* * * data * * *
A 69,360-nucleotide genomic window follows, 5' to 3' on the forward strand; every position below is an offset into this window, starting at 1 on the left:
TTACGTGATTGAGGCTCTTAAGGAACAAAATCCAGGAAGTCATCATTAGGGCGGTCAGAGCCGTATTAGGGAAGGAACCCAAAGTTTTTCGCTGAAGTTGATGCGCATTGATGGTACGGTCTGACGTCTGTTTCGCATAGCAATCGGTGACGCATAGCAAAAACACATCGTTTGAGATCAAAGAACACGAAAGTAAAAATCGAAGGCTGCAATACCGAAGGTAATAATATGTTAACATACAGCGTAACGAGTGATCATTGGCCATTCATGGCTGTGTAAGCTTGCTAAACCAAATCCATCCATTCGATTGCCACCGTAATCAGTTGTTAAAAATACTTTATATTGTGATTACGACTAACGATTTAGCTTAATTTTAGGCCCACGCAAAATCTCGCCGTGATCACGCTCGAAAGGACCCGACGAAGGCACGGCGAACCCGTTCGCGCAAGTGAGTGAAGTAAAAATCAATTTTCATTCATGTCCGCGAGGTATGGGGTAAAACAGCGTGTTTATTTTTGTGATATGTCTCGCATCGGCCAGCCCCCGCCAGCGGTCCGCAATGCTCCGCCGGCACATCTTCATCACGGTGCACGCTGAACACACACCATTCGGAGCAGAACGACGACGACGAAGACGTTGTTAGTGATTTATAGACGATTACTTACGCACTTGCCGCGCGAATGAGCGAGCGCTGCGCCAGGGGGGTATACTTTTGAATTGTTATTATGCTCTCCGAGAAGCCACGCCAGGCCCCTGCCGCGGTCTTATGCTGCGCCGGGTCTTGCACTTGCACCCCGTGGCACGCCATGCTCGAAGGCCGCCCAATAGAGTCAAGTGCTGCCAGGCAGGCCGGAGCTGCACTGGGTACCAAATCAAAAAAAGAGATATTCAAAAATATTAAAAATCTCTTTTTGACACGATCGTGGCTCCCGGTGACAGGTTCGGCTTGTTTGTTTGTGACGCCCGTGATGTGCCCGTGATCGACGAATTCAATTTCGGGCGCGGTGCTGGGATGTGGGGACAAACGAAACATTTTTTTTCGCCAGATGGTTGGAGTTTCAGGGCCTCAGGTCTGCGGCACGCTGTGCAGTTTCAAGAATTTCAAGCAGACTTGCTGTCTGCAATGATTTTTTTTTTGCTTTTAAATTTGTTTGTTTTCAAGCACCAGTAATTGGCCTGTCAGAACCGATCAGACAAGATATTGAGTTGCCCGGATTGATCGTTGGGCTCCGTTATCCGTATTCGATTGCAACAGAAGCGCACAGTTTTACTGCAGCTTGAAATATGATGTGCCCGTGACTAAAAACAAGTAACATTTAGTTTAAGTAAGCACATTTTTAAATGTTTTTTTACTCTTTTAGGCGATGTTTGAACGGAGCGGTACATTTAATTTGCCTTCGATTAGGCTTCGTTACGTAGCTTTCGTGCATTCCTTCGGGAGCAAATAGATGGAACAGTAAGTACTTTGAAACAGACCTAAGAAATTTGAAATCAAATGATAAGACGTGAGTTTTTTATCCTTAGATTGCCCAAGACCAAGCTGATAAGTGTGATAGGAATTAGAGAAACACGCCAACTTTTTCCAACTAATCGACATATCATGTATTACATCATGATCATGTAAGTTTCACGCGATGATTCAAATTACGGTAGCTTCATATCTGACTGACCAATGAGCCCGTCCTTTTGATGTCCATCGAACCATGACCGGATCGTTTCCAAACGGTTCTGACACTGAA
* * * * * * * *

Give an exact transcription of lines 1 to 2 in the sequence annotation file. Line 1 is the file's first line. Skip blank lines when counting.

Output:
A 69,360-nucleotide genomic window follows, 5' to 3' on the forward strand; every position below is an offset into this window, starting at 1 on the left:
TTACGTGATTGAGGCTCTTAAGGAACAAAATCCAGGAAGTCATCATTAGGGCGGTCAGAGCCGTATTAGGGAAGGAACCCAAAGTTTTTCGCTGAAGTTGATGCGCATTGATGGTACGGTCTGACGTCTGTTTCGCATAGCAATCGGTGACGCATAGCAAAAACACATCGTTTGAGATCAAAGAACACGAAAGTAAAAATCGAAGGCTGCAATACCGAAGGTAATAATATGTTAACATACAGCGTAACGAGTGATCATTGGCCATTCATGGCTGTGTAAGCTTGCTAAACCAAATCCATCCATTCGATTGCCACCGTAATCAGTTGTTAAAAATACTTTATATTGTGATTACGACTAACGATTTAGCTTAATTTTAGGCCCACGCAAAATCTCGCCGTGATCACGCTCGAAAGGACCCGACGAAGGCACGGCGAACCCGTTCGCGCAAGTGAGTGAAGTAAAAATCAATTTTCATTCATGTCCGCGAGGTATGGGGTAAAACAGCGTGTTTATTTTTGTGATATGTCTCGCATCGGCCAGCCCCCGCCAGCGGTCCGCAATGCTCCGCCGGCACATCTTCATCACGGTGCACGCTGAACACACACCATTCGGAGCAGAACGACGACGACGAAGACGTTGTTAGTGATTTATAGACGATTACTTACGCACTTGCCGCGCGAATGAGCGAGCGCTGCGCCAGGGGGGTATACTTTTGAATTGTTATTATGCTCTCCGAGAAGCCACGCCAGGCCCCTGCCGCGGTCTTATGCTGCGCCGGGTCTTGCACTTGCACCCCGTGGCACGCCATGCTCGAAGGCCGCCCAATAGAGTCAAGTGCTGCCAGGCAGGCCGGAGCTGCACTGGGTACCAAATCAAAAAAAGAGATATTCAAAAATATTAAAAATCTCTTTTTGACACGATCGTGGCTCCCGGTGACAGGTTCGGCTTGTTTGTTTGTGACGCCCGTGATGTGCCCGTGATCGACGAATTCAATTTCGGGCGCGGTGCTGGGATGTGGGGACAAACGAAACATTTTTTTTCGCCAGATGGTTGGAGTTTCAGGGCCTCAGGTCTGCGGCACGCTGTGCAGTTTCAAGAATTTCAAGCAGACTTGCTGTCTGCAATGATTTTTTTTTTGCTTTTAAATTTGTTTGTTTTCAAGCACCAGTAATTGGCCTGTCAGAACCGATCAGACAAGATATTGAGTTGCCCGGATTGATCGTTGGGCTCCGTTATCCGTATTCGATTGCAACAGAAGCGCACAGTTTTACTGCAGCTTGAAATATGATGTGCCCGTGACTAAAAACAAGTAACATTTAGTTTAAGTAAGCACATTTTTAAATGTTTTTTTACTCTTTTAGGCGATGTTTGAACGGAGCGGTACATTTAATTTGCCTTCGATTAGGCTTCGTTACGTAGCTTTCGTGCATTCCTTCGGGAGCAAATAGATGGAACAGTAAGTACTTTGAAACAGACCTAAGAAATTTGAAATCAAATGATAAGACGTGAGTTTTTTATCCTTAGATTGCCCAAGACCAAGCTGATAAGTGTGATAGGAATTAGAGAAACACGCCAACTTTTTCCAACTAATCGACATATCATGTATTACATCATGATCATGTAAGTTTCACGCGATGATTCAAATTACGGTAGCTTCATATCTGACTGACCAATGAGCCCGTCCTTTTGATGTCCATCGAACCATGACCGGATCGTTTCCAAACGGTTCTGACACTGAA